The first section is about Frankl’s experiences while in captivity at Auschwitz during WWII. Through his experiences, he highlights how those who had a higher reason for being seemed to survive better and longer than those who did not, or those who lost hope at some point.
“The crowning experience of all, for the homecoming man, is the wonderful feeling that, after all he has suffered, there is nothing he need fear any more, except his God.”
The second section of the book deals with his invented school of psychology, logotherapy. It is the idea that a great way to both live and rehabilitate is to find higher meaning.
“As each situation in life represents a challenge to man and presents a problem for him to solve, the question of the meaning of life may actually be reversed. Ultimately, man should not ask what the meaning of his life is, but rather he must recognize that it is he who is asked. In a word, each man is questioned by life; and he can only answer to life by answering for his own life; to life he can only respond by being responsible. Thus, logotherapy sees in responsibleness the very essence of human existence.”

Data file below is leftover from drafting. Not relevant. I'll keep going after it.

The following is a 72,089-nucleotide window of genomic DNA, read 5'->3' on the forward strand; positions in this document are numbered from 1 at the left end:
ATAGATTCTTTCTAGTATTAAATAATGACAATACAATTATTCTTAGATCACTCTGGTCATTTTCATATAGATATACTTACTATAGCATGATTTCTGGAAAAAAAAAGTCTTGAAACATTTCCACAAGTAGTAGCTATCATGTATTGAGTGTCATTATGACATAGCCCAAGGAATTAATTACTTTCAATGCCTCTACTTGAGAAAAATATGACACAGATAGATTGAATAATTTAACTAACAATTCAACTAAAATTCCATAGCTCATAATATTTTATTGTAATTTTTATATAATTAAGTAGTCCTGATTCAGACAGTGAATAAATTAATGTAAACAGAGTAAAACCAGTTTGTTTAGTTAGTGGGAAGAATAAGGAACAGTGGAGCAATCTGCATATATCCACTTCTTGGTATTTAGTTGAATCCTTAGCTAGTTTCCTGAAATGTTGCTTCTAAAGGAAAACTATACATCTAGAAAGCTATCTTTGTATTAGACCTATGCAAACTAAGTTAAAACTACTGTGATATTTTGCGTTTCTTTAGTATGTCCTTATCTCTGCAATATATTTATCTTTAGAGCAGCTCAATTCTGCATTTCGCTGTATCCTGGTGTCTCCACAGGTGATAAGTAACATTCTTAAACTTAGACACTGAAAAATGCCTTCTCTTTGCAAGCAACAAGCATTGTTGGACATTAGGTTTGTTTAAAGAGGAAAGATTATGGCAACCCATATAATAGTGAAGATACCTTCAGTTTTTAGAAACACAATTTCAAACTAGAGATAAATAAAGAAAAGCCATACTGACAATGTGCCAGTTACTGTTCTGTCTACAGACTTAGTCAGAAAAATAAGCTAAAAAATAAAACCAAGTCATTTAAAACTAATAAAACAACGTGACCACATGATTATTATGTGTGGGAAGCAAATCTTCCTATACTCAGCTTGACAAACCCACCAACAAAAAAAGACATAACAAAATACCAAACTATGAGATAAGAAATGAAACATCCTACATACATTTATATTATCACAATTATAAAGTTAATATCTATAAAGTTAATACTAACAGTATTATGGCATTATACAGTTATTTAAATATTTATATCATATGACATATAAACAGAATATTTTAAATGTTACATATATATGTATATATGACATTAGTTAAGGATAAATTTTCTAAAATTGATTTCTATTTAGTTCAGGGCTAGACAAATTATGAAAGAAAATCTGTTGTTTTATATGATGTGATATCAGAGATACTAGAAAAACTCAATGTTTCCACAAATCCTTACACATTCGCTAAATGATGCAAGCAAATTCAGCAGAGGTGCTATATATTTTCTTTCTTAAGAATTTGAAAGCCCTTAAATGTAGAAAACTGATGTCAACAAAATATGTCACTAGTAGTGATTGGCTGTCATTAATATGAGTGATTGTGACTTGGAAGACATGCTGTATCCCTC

The third section is a new postscript that Frankl wrote years after publishing the book.
“Woe to him who saw no more sense in his life, no aim, no purpose, and therefore no point in carrying on. He was soon lost. What was needed was a fundamental change in our attitude toward life. We had to learn ourselves and, furthermore, we had to teach the despairing men, that it did not really matter what we expected from life, but rather what life expected from us. We needed to stop asking about the meaning of life, and instead to think of ourselves as those who were being questioned by life- hourly and daily. Our answer must consist not in talk and meditation, but in right action and in right conduct. Life ultimately means taking the responsibility to find the right answers to its problems and to fulfill the tasks which it constantly sets for each individual.”